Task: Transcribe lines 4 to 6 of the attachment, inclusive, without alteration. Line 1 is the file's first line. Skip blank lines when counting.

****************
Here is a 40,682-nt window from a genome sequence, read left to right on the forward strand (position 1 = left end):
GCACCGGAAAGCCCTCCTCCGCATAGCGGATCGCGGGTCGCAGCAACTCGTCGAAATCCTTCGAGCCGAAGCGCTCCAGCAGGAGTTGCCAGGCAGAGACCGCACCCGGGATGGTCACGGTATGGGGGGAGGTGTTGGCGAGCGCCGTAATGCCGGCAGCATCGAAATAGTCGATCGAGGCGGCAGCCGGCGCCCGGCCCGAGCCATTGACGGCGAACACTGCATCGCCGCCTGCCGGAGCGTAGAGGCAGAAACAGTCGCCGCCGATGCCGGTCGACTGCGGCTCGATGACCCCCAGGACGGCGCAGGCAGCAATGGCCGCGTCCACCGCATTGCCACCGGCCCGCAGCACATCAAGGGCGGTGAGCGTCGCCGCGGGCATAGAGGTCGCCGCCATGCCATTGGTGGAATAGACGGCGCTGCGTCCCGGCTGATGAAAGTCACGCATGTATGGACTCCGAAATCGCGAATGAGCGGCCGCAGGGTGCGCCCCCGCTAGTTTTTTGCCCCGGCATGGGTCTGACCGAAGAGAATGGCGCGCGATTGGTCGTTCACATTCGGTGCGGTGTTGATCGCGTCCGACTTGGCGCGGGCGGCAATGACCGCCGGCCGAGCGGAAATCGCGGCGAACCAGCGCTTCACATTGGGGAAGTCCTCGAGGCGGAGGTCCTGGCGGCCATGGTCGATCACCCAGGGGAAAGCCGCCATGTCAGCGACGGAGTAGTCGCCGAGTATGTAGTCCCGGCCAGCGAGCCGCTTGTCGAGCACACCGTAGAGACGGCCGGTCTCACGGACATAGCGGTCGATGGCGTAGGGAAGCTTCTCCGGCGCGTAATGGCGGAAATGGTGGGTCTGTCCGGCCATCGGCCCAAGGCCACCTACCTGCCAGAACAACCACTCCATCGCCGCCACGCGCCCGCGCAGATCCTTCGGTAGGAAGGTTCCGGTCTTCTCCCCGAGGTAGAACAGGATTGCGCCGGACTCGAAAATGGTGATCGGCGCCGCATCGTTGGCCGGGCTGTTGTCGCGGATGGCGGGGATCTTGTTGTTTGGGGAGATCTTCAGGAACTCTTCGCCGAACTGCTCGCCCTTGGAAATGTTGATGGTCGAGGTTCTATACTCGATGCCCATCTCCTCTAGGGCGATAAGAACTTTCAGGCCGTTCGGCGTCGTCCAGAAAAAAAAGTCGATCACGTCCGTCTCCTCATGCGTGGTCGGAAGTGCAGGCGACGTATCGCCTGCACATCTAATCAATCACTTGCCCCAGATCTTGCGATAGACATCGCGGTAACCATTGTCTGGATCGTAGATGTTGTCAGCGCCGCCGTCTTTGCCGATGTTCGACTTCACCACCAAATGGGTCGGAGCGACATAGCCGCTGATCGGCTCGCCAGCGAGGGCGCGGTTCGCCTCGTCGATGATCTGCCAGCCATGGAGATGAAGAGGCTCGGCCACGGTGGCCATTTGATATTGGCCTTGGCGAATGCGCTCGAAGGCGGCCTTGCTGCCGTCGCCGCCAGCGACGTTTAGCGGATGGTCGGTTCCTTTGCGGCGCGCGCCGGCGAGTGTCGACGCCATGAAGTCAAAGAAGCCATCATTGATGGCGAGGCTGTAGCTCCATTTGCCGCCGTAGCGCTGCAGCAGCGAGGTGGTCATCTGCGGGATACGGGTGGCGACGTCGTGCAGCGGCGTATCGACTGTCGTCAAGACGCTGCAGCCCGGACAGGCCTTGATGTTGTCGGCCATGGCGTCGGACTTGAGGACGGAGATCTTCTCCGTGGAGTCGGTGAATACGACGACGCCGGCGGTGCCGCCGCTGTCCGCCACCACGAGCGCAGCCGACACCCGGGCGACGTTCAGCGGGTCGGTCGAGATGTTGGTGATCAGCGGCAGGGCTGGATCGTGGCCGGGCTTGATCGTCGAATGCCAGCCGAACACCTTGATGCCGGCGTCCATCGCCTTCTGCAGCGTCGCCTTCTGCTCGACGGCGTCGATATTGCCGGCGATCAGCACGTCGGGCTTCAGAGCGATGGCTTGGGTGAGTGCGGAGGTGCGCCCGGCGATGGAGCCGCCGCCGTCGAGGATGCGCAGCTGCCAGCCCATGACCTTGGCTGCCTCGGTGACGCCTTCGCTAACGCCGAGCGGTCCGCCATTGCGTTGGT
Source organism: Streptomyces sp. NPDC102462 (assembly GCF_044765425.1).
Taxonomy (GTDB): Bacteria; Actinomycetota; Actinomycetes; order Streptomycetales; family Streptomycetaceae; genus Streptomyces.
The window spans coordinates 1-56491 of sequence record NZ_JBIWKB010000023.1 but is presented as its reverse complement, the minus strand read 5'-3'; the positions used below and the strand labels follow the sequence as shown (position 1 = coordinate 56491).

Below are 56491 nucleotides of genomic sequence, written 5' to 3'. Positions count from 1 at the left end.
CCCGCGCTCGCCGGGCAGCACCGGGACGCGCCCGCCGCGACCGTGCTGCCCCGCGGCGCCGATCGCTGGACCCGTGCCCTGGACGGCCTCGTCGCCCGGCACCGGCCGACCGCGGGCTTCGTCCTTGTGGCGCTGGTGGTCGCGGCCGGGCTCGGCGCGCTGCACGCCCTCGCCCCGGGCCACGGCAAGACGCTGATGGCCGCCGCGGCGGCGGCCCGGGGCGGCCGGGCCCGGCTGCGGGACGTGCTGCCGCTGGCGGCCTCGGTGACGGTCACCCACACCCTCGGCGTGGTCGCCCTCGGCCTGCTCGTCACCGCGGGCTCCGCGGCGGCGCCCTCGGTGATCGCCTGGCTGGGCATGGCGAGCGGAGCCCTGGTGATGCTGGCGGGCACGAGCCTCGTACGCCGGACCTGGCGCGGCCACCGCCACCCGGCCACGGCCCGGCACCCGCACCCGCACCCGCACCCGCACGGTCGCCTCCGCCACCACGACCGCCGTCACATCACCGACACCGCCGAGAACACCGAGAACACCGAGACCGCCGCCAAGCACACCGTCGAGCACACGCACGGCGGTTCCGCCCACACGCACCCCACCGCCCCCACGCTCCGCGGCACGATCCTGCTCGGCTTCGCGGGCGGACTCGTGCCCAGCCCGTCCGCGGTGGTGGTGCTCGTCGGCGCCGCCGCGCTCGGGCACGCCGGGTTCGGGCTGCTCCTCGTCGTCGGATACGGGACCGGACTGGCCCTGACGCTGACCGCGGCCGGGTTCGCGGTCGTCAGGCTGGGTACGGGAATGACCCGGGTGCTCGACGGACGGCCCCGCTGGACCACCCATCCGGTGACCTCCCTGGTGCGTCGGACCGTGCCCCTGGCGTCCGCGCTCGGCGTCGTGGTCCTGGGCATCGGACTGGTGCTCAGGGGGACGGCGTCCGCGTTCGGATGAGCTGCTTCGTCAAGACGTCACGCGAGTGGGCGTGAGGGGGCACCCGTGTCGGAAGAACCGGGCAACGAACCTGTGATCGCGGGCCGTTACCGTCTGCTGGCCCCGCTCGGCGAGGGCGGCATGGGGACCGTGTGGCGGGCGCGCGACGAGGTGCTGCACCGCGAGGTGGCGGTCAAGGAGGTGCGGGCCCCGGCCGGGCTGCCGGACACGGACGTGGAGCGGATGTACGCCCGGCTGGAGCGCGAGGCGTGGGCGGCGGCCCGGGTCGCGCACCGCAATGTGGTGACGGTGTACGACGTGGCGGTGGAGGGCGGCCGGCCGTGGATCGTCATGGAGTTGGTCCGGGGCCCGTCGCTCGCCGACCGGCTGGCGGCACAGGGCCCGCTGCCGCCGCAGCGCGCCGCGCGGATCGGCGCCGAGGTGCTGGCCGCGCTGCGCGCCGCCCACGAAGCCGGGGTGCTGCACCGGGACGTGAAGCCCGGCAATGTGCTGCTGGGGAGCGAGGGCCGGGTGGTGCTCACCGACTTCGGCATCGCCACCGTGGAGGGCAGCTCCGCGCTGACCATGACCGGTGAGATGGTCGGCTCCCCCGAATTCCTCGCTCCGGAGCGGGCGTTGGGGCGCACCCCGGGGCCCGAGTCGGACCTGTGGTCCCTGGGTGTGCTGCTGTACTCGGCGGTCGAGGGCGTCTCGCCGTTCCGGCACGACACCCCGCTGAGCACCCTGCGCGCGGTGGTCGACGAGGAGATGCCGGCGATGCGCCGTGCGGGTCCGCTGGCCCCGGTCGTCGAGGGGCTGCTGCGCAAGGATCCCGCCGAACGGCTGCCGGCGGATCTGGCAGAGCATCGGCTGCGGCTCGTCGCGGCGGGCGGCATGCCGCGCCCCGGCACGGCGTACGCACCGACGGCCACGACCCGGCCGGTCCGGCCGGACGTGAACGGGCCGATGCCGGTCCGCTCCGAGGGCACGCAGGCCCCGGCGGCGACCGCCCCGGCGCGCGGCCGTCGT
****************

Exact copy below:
Taxonomy (GTDB): Bacteria; Actinomycetota; Actinomycetes; order Streptomycetales; family Streptomycetaceae; genus Streptomyces.
The window spans coordinates 1-56491 of sequence record NZ_JBIWKB010000023.1 but is presented as its reverse complement, the minus strand read 5'-3'; the positions used below and the strand labels follow the sequence as shown (position 1 = coordinate 56491).

Below are 56491 nucleotides of genomic sequence, written 5' to 3'. Positions count from 1 at the left end.